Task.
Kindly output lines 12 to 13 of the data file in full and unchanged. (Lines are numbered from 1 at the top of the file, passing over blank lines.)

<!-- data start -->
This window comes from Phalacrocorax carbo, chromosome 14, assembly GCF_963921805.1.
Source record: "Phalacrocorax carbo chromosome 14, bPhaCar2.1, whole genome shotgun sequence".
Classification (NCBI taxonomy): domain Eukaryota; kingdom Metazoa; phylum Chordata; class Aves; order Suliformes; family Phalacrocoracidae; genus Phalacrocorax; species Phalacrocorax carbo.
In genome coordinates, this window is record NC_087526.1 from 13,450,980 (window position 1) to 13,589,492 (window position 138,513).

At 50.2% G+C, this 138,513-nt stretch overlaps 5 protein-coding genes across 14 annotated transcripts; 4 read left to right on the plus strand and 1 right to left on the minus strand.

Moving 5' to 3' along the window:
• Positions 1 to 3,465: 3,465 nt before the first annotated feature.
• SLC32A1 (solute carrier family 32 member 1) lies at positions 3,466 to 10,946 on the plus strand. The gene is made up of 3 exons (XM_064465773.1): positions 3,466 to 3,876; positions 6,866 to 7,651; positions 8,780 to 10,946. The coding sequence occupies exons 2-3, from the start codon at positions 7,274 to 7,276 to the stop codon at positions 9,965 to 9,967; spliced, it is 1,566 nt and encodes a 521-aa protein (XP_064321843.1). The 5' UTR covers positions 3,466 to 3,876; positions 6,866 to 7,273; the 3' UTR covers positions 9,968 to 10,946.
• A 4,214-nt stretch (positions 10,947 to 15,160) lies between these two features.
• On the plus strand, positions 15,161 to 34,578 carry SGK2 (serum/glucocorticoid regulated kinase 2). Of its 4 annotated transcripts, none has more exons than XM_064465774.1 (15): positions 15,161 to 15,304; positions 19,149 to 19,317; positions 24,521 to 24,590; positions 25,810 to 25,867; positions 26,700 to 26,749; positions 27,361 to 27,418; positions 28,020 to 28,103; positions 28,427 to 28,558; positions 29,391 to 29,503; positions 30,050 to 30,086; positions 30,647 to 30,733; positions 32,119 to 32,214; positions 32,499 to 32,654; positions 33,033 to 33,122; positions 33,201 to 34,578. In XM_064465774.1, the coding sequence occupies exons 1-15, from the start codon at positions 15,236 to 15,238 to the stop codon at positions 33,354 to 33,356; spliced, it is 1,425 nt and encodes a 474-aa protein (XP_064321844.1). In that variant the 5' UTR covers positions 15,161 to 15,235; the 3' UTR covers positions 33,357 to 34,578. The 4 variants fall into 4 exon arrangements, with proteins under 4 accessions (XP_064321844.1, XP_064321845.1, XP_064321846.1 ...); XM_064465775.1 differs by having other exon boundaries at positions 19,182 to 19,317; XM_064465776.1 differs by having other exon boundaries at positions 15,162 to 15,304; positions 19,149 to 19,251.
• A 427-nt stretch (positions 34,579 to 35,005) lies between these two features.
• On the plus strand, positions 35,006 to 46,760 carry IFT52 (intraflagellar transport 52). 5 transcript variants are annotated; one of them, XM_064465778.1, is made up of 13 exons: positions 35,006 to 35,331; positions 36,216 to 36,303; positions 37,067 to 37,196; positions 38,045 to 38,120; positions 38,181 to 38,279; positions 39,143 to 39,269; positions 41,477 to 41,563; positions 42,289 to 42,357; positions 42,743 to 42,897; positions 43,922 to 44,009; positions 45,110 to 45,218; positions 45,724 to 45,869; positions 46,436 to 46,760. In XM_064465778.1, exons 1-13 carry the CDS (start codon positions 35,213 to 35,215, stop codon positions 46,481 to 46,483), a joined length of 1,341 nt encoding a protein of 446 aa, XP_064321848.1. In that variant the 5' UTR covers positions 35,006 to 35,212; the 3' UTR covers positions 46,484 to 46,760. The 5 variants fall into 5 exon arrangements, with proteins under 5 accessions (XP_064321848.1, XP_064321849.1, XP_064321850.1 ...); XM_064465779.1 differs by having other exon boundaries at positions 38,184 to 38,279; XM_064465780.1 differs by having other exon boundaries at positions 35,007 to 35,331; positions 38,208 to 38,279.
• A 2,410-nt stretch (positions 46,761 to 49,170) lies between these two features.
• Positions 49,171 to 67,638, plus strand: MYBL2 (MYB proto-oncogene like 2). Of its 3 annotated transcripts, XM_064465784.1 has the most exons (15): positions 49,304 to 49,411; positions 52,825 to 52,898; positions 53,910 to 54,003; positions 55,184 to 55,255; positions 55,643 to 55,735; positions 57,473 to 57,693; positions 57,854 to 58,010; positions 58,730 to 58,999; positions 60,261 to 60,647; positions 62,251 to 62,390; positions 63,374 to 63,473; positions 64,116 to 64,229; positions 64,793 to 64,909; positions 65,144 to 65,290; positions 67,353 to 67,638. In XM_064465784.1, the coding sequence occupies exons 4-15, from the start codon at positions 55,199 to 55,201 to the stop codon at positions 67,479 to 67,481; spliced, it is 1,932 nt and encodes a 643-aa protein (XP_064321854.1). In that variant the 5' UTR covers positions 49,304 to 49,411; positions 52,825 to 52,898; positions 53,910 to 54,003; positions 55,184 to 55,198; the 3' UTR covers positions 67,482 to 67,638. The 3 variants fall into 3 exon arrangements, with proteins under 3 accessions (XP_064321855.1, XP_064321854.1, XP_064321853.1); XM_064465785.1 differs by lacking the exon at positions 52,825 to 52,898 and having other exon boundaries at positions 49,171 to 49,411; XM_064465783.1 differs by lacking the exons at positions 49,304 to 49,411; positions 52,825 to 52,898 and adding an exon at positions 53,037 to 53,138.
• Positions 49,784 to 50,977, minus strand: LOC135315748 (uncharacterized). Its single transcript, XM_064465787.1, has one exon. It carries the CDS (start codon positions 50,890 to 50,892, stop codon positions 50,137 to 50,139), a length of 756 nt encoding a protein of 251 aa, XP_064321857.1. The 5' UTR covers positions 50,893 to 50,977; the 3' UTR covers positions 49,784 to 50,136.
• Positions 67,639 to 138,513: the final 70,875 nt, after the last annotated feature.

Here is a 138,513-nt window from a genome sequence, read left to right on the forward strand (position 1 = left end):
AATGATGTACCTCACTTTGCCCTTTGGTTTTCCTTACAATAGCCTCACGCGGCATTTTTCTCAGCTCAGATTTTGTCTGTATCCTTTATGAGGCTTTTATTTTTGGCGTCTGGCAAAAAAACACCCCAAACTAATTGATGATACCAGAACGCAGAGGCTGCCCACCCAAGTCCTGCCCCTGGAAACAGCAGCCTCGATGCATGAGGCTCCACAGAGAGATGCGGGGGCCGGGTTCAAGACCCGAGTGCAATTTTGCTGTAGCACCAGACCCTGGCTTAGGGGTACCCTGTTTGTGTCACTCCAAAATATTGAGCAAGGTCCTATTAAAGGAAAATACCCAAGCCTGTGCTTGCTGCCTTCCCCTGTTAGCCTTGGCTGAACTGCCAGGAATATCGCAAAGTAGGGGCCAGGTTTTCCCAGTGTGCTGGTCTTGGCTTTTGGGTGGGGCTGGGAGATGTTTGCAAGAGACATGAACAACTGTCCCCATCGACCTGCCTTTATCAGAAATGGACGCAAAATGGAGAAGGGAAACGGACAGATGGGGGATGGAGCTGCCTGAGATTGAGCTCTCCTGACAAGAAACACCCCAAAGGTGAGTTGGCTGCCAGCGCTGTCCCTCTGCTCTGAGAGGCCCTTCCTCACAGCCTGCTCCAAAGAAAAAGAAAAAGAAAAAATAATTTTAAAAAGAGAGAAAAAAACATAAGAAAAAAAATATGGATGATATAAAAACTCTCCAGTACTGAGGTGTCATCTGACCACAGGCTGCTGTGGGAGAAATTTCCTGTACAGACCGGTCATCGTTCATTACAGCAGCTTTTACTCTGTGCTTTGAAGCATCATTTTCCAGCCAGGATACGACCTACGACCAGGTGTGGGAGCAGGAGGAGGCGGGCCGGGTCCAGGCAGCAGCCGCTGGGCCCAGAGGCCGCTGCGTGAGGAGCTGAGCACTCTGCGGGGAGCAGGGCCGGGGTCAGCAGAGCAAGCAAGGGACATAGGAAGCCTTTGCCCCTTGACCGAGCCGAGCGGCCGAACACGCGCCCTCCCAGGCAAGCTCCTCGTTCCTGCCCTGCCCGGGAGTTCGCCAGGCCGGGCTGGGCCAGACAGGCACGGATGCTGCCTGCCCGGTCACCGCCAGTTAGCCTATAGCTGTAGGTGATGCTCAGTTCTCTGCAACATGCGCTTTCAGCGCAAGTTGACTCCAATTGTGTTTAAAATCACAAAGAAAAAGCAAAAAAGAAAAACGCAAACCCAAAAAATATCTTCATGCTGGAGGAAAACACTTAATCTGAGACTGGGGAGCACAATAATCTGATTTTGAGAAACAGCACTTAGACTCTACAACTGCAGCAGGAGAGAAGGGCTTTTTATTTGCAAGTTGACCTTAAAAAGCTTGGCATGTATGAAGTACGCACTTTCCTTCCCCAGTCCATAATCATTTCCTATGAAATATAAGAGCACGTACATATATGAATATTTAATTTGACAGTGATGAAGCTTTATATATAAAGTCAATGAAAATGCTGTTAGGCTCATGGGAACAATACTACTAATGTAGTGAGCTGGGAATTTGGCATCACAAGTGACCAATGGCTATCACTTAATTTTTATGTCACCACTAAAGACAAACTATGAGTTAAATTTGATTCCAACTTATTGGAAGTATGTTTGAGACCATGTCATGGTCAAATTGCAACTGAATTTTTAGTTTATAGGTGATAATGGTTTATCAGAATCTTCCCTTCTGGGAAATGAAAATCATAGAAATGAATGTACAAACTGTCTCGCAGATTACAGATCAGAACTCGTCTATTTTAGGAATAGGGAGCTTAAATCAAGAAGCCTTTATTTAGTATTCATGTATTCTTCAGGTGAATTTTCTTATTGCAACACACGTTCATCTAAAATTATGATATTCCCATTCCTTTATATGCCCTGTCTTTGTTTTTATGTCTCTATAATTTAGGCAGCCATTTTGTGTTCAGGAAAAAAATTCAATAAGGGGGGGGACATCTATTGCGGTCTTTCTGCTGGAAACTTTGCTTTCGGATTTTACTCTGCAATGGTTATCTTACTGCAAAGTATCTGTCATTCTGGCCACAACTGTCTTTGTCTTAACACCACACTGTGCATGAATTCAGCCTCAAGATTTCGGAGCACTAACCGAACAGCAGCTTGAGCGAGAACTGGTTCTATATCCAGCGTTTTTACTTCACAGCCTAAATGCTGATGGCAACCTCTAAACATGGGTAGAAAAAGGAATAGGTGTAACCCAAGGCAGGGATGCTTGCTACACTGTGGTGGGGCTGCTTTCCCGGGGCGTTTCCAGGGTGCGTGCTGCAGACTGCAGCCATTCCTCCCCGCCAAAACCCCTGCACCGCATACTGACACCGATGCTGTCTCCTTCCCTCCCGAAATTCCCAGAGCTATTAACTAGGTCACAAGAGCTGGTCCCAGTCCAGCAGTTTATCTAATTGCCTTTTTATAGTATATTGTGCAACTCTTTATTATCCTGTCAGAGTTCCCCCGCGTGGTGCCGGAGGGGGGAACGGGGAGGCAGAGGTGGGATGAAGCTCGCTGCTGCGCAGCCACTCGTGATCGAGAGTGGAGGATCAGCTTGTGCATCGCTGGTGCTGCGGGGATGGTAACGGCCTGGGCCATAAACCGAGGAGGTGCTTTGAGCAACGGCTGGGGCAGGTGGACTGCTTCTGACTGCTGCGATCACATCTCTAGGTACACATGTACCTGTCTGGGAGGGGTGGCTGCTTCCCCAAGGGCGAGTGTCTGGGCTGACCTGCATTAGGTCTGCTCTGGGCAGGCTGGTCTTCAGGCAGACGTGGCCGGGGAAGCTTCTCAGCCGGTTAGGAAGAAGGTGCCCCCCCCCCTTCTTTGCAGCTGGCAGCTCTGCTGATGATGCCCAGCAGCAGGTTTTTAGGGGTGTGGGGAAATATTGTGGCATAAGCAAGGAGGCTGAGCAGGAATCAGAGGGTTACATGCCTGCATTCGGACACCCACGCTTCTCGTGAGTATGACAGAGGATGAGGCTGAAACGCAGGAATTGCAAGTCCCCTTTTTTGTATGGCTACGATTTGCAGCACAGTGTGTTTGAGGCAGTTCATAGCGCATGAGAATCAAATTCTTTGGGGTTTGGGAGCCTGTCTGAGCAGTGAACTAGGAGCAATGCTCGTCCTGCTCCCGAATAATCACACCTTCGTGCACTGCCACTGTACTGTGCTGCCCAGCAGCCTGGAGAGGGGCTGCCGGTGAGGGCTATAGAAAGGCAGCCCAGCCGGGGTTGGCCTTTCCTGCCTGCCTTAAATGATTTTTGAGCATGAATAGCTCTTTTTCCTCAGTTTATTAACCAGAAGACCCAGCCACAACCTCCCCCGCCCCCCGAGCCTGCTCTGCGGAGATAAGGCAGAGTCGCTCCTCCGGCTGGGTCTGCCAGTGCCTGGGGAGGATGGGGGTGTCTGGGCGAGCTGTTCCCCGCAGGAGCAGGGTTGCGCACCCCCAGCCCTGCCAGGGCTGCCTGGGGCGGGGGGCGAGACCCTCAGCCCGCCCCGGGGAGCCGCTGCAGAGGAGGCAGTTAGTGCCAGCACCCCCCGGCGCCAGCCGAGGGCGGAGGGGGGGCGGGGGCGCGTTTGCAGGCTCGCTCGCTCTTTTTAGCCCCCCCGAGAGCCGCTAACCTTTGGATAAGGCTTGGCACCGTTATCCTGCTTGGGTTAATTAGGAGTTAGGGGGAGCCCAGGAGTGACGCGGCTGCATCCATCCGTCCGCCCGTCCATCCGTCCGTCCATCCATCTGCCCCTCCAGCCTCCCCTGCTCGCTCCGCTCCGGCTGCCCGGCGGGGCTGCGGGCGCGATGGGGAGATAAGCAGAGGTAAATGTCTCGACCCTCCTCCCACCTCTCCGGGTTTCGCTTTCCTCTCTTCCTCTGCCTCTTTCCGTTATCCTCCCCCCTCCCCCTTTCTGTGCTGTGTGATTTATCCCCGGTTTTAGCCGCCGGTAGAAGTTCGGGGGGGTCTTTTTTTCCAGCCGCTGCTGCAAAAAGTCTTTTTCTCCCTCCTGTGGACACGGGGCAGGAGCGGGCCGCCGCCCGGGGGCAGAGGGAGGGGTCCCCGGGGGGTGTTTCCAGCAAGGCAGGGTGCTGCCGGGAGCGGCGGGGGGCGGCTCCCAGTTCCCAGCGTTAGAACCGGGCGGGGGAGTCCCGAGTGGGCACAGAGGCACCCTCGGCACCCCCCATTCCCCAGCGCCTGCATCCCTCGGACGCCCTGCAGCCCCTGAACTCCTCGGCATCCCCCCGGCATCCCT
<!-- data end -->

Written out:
• On the plus strand, positions 35,006 to 46,760 carry IFT52 (intraflagellar transport 52). 5 transcript variants are annotated; one of them, XM_064465778.1, is made up of 13 exons: positions 35,006 to 35,331; positions 36,216 to 36,303; positions 37,067 to 37,196; positions 38,045 to 38,120; positions 38,181 to 38,279; positions 39,143 to 39,269; positions 41,477 to 41,563; positions 42,289 to 42,357; positions 42,743 to 42,897; positions 43,922 to 44,009; positions 45,110 to 45,218; positions 45,724 to 45,869; positions 46,436 to 46,760. In XM_064465778.1, exons 1-13 carry the CDS (start codon positions 35,213 to 35,215, stop codon positions 46,481 to 46,483), a joined length of 1,341 nt encoding a protein of 446 aa, XP_064321848.1. In that variant the 5' UTR covers positions 35,006 to 35,212; the 3' UTR covers positions 46,484 to 46,760. The 5 variants fall into 5 exon arrangements, with proteins under 5 accessions (XP_064321848.1, XP_064321849.1, XP_064321850.1 ...); XM_064465779.1 differs by having other exon boundaries at positions 38,184 to 38,279; XM_064465780.1 differs by having other exon boundaries at positions 35,007 to 35,331; positions 38,208 to 38,279.
• A 2,410-nt stretch (positions 46,761 to 49,170) lies between these two features.